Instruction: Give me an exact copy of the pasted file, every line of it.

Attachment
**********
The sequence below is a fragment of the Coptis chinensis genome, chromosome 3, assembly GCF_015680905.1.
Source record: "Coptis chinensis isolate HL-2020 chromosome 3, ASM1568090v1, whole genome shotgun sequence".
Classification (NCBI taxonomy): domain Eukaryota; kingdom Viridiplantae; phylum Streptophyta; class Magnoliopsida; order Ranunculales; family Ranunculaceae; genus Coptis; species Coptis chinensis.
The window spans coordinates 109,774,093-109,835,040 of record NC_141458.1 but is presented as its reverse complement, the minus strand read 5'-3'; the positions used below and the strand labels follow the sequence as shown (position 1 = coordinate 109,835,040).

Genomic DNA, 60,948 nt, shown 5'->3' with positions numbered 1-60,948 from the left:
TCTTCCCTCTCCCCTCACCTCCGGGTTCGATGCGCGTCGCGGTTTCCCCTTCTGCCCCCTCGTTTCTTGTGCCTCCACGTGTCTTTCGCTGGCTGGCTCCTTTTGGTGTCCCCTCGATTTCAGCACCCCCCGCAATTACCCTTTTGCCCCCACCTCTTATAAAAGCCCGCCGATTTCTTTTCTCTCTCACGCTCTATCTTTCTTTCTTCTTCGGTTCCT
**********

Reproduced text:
The sequence below is a fragment of the Coptis chinensis genome, chromosome 3, assembly GCF_015680905.1.
Source record: "Coptis chinensis isolate HL-2020 chromosome 3, ASM1568090v1, whole genome shotgun sequence".
Classification (NCBI taxonomy): domain Eukaryota; kingdom Viridiplantae; phylum Streptophyta; class Magnoliopsida; order Ranunculales; family Ranunculaceae; genus Coptis; species Coptis chinensis.
The window spans coordinates 109,774,093-109,835,040 of record NC_141458.1 but is presented as its reverse complement, the minus strand read 5'-3'; the positions used below and the strand labels follow the sequence as shown (position 1 = coordinate 109,835,040).

Genomic DNA, 60,948 nt, shown 5'->3' with positions numbered 1-60,948 from the left:
TCTTCCCTCTCCCCTCACCTCCGGGTTCGATGCGCGTCGCGGTTTCCCCTTCTGCCCCCTCGTTTCTTGTGCCTCCACGTGTCTTTCGCTGGCTGGCTCCTTTTGGTGTCCCCTCGATTTCAGCACCCCCCGCAATTACCCTTTTGCCCCCACCTCTTATAAAAGCCCGCCGATTTCTTTTCTCTCTCACGCTCTATCTTTCTTTCTTCTTCGGTTCCT